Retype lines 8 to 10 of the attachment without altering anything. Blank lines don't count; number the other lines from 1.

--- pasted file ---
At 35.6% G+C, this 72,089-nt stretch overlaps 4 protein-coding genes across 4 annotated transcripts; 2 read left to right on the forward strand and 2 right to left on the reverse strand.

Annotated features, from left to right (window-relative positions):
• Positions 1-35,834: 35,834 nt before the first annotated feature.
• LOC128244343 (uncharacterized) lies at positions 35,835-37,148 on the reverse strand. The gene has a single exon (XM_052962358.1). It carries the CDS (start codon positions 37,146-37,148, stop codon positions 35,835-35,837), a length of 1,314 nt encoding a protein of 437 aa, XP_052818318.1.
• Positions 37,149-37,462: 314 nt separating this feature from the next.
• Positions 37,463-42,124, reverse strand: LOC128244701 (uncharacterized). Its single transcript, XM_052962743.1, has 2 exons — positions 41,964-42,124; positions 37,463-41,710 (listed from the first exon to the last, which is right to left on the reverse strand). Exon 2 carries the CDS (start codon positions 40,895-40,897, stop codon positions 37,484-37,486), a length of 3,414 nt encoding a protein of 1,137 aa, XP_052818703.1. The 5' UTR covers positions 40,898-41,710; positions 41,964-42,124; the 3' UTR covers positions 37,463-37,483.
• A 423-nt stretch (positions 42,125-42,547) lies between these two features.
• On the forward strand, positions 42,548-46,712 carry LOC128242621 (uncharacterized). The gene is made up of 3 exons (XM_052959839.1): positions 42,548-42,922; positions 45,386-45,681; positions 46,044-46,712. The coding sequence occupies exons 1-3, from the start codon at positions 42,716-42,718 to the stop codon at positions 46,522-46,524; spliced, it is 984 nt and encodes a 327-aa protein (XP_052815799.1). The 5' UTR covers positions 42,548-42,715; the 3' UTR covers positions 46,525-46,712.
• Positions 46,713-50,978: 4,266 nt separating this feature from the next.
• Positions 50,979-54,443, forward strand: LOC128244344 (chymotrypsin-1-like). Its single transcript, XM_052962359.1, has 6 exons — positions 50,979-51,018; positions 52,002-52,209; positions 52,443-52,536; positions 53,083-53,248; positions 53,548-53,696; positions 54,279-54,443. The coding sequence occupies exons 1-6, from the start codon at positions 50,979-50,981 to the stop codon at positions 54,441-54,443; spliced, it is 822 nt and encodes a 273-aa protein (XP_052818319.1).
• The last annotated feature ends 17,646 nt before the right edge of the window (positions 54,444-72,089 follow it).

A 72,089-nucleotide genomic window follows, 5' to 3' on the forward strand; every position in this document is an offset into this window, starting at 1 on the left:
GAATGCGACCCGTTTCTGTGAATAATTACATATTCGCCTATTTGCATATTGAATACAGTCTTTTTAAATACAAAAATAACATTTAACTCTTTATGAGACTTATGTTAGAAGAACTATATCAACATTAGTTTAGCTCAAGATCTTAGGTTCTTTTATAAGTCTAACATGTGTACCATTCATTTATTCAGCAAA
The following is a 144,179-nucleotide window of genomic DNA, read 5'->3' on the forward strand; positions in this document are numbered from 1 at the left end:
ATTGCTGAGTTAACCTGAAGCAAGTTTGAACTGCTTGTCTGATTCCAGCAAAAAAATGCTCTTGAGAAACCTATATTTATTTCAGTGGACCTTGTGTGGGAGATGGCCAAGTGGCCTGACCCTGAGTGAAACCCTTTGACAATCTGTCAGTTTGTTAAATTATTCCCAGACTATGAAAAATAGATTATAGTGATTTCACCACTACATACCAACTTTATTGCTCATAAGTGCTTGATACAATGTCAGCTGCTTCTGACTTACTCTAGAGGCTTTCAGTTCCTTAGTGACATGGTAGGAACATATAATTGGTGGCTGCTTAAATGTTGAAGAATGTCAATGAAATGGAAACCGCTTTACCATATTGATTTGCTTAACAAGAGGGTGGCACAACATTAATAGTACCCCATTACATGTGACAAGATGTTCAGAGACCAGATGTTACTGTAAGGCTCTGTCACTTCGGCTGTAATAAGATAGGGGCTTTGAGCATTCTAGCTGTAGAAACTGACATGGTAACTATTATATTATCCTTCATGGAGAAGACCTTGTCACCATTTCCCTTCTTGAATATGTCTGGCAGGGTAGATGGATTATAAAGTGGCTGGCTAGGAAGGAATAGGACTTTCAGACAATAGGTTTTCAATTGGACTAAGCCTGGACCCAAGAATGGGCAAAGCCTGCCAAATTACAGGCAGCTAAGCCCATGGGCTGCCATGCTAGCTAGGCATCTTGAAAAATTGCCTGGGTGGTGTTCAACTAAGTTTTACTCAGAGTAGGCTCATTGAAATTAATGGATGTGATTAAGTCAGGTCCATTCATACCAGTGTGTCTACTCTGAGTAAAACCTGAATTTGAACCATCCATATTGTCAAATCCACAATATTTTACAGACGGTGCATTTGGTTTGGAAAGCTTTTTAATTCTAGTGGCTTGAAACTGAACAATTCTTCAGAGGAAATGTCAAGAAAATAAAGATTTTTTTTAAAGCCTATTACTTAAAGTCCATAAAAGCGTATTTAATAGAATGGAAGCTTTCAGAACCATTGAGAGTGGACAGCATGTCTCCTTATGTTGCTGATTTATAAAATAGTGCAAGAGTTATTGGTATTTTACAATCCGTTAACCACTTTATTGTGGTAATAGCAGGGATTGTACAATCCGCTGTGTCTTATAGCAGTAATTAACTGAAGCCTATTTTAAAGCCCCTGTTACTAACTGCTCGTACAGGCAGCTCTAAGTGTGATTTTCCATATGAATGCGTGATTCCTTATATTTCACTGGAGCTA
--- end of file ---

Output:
• On the forward strand, positions 42,548-46,712 carry LOC128242621 (uncharacterized). The gene is made up of 3 exons (XM_052959839.1): positions 42,548-42,922; positions 45,386-45,681; positions 46,044-46,712. The coding sequence occupies exons 1-3, from the start codon at positions 42,716-42,718 to the stop codon at positions 46,522-46,524; spliced, it is 984 nt and encodes a 327-aa protein (XP_052815799.1). The 5' UTR covers positions 42,548-42,715; the 3' UTR covers positions 46,525-46,712.
• Positions 46,713-50,978: 4,266 nt separating this feature from the next.
• Positions 50,979-54,443, forward strand: LOC128244344 (chymotrypsin-1-like). Its single transcript, XM_052962359.1, has 6 exons — positions 50,979-51,018; positions 52,002-52,209; positions 52,443-52,536; positions 53,083-53,248; positions 53,548-53,696; positions 54,279-54,443. The coding sequence occupies exons 1-6, from the start codon at positions 50,979-50,981 to the stop codon at positions 54,441-54,443; spliced, it is 822 nt and encodes a 273-aa protein (XP_052818319.1).